14.6.1. A Simple Approach (That Doesn't Work)
The simplest way to update the states of a collection of game objects is to iterate over the collection and call a virtual function, named something like Update(), on each object in turn. This is typically done once during each iteration of the main game loop (i.e., once per frame). Game object classes can provide custom implementations of the Update() function in order to perform whatever tasks are required to advance the state of that type of object to the next discrete time index. The time delta from the previous frame can be passed to the update function so that objects can take proper account of the passage of time. At its simplest, then, our Update() function's signature might look something like this:
virtual void Update(float dt);
For the purposes of the following discussions, we'll assume that our engine employs a monolithic object hierarchy, in which each game object is represented by a single instance of a single class. However, we can easily extend the ideas here to virtually any object-centric design. For example, to update a component-based object model, we could call Update() on every component that makes up each game object, or we could call Update() on the "hub" object and let it update its associated components as it sees fit. We can also extend these ideas to property-centric designs, by calling some sort of Update() function on each property instance every frame.
They say that the devil is in the details, so let's investigate two important details here. First, how should we maintain the collection of all game objects? And second, what kinds of things should the Update() function be responsible for doing?
188.8.131.52. Maintaining a Collection of Active Game Objects
The collection of active game objects is often maintained by a singleton manager class, perhaps named something like GameWorld or GameObject Manager. The collection of game objects generally needs to be dynamic, because game objects are spawned and destroyed as the game is played. Hence a linked list of pointers, smart pointers, or handles to game objects is one simple and effective approach. (Some game engines disallow dynamic spawning and destroying of game objects; such engines can use a statically-sized array of game object pointers, smart pointers, or handles rather than a linked list.) As we'll see below, most engines use more-complex data structures to keep track of their game objects rather than just a simple, flat linked list. But for the time being, we can visualize the data structure as a linked list for simplicity.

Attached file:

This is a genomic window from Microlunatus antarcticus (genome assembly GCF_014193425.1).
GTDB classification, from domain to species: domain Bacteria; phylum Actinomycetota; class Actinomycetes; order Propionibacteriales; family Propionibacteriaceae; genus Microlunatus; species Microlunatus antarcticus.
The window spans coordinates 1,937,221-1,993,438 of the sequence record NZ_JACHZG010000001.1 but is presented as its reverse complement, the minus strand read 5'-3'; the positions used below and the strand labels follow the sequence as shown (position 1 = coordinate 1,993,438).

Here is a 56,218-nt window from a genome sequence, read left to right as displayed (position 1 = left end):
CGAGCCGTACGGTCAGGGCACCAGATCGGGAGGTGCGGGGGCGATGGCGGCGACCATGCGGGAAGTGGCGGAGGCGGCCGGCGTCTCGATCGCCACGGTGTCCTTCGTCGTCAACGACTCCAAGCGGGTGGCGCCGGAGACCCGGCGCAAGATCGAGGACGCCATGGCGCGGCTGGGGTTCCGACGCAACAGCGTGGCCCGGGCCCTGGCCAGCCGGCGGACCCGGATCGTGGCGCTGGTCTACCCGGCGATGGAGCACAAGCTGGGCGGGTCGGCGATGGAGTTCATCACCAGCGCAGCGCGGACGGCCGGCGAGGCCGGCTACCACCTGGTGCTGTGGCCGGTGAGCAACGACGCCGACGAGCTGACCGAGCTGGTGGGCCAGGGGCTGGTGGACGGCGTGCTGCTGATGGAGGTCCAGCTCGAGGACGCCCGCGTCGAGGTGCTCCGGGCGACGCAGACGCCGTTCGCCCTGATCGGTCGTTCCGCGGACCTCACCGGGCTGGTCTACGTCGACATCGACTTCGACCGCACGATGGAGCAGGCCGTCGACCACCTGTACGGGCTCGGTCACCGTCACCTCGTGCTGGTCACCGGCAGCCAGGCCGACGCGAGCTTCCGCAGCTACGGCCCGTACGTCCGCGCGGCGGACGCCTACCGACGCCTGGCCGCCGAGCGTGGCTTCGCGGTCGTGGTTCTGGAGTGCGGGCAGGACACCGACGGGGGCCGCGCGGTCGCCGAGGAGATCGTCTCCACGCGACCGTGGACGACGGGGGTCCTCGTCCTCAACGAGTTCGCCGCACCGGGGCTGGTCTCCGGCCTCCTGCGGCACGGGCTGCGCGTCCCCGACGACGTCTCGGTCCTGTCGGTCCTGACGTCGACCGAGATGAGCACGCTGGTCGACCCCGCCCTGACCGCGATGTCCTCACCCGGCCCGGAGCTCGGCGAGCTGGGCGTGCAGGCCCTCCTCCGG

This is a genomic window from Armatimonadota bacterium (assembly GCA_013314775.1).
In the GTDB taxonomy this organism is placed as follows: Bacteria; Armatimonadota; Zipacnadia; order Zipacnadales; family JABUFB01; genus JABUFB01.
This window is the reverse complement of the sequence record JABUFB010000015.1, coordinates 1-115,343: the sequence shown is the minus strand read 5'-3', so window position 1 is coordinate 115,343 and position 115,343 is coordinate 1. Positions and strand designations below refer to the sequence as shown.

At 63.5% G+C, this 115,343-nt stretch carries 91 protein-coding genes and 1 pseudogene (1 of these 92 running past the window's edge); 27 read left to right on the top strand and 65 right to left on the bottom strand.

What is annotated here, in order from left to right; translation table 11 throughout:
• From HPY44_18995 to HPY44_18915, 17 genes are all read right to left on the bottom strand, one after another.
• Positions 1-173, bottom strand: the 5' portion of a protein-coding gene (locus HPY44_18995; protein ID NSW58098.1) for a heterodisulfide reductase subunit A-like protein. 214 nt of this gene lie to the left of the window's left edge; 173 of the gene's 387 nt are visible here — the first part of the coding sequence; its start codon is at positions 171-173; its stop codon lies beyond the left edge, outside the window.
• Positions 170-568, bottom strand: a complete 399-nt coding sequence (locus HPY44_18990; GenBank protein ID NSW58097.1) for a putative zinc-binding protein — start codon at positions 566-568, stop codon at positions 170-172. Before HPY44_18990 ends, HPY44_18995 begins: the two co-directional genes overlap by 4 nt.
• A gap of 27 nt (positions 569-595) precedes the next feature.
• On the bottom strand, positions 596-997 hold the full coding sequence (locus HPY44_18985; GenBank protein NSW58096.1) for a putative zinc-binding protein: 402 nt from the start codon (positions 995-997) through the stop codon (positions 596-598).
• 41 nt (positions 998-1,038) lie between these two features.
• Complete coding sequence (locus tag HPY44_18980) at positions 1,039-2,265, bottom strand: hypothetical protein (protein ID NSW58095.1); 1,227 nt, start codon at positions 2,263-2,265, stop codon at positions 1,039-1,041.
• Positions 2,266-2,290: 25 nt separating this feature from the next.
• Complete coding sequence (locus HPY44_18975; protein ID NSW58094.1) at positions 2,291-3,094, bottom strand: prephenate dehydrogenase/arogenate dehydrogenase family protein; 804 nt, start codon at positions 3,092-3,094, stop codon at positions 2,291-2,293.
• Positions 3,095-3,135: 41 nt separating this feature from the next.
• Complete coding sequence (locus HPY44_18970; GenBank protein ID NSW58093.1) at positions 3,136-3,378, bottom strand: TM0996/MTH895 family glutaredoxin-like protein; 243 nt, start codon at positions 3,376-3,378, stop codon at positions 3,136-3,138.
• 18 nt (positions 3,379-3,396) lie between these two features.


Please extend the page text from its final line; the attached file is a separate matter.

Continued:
184.108.40.206. Responsibilities of the Update() Function
A game object's Update() function is primarily responsible for determining the state of that game object at the current discrete time index Si(t) given its previous state Si(t - Δt). Doing this may involve applying a rigid body dynamics simulation to the object, sampling a preauthored animation, reacting to events that have occurred during the current time step, and so on.
Most game objects interact with one or more engine subsystems. They may need to animate , be rendered, emit particle effects, play audio, collide with other objects and static geometry, and so on. Each of these systems has an internal state that must also be updated over time, usually once or a few times per frame. It might seem reasonable and intuitive to simply update all of these subsystems directly from within the game object's Update() function. For example, consider the following hypothetical update function for a Tank object:
virtual void Tank::Update(float dt)
// Update the state of the tank itself.
// Now update low-level engine subsystems on behalf
// of this tank. (NOT a good idea... see below!)
Given that our Update() functions are structured like this, the game loop could be driven almost entirely by the updating of the game objects, like this:
float dt = g_gameClock.CalculateDeltaTime();
for (each gameObject)
// This hypothetical Update() function updates
// all engine subsystems!
However attractive the simple approach to object updating shown above may seem, it is usually not viable in a commercial-grade game engine. In the following sections, we'll explore some of the problems with this simplistic approach and investigate common ways in which each problem can be solved.